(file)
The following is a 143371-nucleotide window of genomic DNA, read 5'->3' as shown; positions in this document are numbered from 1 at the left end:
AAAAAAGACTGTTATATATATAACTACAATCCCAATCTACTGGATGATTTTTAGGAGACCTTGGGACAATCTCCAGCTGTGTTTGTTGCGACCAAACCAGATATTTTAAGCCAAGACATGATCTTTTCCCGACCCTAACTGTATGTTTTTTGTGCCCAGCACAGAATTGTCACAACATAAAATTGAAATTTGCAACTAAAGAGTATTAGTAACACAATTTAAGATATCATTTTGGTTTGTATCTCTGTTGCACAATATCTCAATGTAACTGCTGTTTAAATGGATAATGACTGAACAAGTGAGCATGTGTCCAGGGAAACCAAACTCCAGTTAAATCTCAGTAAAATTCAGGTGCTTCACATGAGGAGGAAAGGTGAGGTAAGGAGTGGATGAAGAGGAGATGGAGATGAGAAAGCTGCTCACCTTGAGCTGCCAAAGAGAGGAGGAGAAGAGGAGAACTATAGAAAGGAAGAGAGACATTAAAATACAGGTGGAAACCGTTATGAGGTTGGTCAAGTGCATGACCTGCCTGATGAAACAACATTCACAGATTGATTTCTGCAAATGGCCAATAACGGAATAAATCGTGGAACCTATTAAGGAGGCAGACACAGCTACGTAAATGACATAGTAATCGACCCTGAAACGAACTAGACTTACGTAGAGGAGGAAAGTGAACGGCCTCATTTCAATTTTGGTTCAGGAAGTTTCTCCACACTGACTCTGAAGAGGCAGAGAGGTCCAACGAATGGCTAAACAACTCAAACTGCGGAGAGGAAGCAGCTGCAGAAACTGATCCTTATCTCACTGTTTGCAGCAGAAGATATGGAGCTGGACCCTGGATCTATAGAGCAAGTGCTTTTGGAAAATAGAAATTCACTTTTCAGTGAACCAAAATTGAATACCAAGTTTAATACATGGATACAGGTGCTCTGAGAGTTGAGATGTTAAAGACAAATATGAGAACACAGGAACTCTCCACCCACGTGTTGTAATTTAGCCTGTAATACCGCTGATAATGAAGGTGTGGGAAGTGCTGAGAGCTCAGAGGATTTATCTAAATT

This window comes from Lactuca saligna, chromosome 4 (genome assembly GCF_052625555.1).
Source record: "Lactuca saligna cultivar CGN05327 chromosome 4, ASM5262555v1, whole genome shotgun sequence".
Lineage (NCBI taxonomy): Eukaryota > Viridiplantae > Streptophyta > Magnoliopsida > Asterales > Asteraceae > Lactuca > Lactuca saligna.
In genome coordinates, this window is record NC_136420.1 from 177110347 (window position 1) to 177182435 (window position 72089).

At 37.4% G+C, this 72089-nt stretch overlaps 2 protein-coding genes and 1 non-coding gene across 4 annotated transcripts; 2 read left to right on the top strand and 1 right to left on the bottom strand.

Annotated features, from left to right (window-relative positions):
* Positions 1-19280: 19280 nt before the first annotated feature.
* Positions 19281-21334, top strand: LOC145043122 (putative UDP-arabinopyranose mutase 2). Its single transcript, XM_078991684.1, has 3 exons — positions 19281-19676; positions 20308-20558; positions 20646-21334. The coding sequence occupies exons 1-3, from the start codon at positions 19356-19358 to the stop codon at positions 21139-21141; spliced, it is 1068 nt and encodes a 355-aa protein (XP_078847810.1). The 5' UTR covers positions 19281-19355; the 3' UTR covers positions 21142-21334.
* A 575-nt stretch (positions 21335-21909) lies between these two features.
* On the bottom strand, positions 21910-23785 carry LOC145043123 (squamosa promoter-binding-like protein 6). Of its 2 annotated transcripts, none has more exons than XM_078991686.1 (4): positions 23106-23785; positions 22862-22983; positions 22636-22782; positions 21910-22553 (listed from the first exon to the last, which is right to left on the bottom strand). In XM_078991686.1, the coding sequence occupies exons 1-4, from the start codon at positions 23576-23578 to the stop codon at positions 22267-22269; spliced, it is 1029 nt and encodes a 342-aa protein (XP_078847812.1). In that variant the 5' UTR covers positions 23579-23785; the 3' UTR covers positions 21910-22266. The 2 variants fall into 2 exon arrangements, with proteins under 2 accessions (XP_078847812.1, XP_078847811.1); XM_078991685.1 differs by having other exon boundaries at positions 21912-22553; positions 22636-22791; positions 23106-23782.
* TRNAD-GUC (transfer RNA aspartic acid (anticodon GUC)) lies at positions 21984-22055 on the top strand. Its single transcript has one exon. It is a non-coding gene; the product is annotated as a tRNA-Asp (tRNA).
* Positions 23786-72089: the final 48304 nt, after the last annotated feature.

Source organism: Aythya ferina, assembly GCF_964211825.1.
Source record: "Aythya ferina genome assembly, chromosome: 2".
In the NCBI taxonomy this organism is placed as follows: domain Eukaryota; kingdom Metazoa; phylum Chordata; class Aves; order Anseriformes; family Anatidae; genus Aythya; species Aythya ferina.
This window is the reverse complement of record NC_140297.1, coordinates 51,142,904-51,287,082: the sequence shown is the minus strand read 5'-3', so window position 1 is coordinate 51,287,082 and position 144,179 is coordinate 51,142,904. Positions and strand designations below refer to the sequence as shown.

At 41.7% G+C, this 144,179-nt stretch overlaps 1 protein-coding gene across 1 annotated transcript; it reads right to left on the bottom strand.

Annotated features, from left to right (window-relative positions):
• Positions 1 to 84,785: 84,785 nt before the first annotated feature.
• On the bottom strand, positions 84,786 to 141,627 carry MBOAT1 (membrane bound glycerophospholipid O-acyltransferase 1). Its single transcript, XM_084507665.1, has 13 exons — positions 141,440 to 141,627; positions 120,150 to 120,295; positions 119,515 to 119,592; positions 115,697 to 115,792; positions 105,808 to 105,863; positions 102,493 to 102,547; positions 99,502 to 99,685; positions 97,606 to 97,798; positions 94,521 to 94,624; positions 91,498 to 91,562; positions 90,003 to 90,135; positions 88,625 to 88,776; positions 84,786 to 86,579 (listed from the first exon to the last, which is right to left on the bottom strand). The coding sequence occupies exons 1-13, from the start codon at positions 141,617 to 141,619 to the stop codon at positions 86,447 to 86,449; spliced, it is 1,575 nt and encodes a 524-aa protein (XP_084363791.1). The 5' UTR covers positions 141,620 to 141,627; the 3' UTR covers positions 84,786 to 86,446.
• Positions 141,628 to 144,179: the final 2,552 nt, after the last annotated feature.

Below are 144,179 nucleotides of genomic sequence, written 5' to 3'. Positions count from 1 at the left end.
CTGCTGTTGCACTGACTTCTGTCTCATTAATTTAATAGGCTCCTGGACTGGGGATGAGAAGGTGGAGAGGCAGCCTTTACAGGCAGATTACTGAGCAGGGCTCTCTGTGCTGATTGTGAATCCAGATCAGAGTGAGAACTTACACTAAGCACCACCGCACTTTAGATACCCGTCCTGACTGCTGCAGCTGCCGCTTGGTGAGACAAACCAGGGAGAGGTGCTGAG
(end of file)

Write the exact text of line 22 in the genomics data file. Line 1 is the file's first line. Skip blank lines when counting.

• On the bottom strand, positions 84,786 to 141,627 carry MBOAT1 (membrane bound glycerophospholipid O-acyltransferase 1). Its single transcript, XM_084507665.1, has 13 exons — positions 141,440 to 141,627; positions 120,150 to 120,295; positions 119,515 to 119,592; positions 115,697 to 115,792; positions 105,808 to 105,863; positions 102,493 to 102,547; positions 99,502 to 99,685; positions 97,606 to 97,798; positions 94,521 to 94,624; positions 91,498 to 91,562; positions 90,003 to 90,135; positions 88,625 to 88,776; positions 84,786 to 86,579 (listed from the first exon to the last, which is right to left on the bottom strand). The coding sequence occupies exons 1-13, from the start codon at positions 141,617 to 141,619 to the stop codon at positions 86,447 to 86,449; spliced, it is 1,575 nt and encodes a 524-aa protein (XP_084363791.1). The 5' UTR covers positions 141,620 to 141,627; the 3' UTR covers positions 84,786 to 86,446.